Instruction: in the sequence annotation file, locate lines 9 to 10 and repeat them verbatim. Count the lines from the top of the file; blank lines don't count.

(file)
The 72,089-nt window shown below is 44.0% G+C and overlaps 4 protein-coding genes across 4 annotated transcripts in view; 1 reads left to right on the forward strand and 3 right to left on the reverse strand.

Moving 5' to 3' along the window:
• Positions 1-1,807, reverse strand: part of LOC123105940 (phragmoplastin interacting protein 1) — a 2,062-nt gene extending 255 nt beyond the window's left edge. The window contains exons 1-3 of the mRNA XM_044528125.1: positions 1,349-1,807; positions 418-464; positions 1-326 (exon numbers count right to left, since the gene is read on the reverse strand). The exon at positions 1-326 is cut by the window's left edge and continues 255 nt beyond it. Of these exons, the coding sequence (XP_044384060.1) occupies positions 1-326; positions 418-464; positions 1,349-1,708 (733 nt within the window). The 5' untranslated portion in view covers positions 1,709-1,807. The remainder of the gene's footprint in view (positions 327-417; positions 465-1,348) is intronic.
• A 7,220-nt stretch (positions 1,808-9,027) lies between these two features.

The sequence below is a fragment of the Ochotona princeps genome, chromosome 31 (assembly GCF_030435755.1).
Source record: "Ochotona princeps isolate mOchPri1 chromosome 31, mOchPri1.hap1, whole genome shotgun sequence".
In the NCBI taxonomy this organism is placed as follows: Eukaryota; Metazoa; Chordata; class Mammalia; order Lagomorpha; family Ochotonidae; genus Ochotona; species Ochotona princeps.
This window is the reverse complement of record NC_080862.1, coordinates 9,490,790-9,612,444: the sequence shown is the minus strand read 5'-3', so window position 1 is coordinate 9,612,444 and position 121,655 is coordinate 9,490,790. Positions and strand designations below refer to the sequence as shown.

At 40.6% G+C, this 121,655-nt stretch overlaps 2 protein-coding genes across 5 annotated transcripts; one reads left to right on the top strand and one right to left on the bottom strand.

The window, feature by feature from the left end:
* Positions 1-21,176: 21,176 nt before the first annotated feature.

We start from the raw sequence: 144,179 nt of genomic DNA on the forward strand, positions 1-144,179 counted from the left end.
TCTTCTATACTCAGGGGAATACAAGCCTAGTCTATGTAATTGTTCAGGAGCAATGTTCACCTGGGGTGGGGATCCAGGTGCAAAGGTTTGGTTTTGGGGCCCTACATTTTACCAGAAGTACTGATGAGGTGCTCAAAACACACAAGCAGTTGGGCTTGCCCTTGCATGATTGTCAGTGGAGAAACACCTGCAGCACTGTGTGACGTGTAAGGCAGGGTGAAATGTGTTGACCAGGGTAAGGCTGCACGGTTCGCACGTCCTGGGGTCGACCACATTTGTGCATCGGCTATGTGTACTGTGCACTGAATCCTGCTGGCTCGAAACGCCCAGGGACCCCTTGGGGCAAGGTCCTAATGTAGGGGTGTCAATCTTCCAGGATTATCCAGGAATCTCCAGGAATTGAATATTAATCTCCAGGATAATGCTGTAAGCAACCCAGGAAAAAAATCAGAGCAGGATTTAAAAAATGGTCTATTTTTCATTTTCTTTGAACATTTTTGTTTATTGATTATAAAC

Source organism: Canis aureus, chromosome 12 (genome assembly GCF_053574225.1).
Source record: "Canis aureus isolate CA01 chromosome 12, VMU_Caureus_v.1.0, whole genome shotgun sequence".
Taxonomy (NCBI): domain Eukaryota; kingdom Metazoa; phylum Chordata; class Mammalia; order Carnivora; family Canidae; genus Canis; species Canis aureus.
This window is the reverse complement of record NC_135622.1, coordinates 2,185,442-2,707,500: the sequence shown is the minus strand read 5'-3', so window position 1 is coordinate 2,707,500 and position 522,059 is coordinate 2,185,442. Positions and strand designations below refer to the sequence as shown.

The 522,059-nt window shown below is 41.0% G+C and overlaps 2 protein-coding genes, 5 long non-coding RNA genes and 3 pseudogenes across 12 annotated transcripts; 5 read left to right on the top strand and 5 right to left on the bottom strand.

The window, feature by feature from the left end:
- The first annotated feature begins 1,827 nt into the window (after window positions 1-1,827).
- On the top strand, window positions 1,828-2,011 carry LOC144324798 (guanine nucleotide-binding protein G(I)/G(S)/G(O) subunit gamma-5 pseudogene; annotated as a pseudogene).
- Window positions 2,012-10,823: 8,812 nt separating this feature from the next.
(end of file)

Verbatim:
At 40.6% G+C, this 121,655-nt stretch overlaps 2 protein-coding genes across 5 annotated transcripts; one reads left to right on the top strand and one right to left on the bottom strand.

The window, feature by feature from the left end: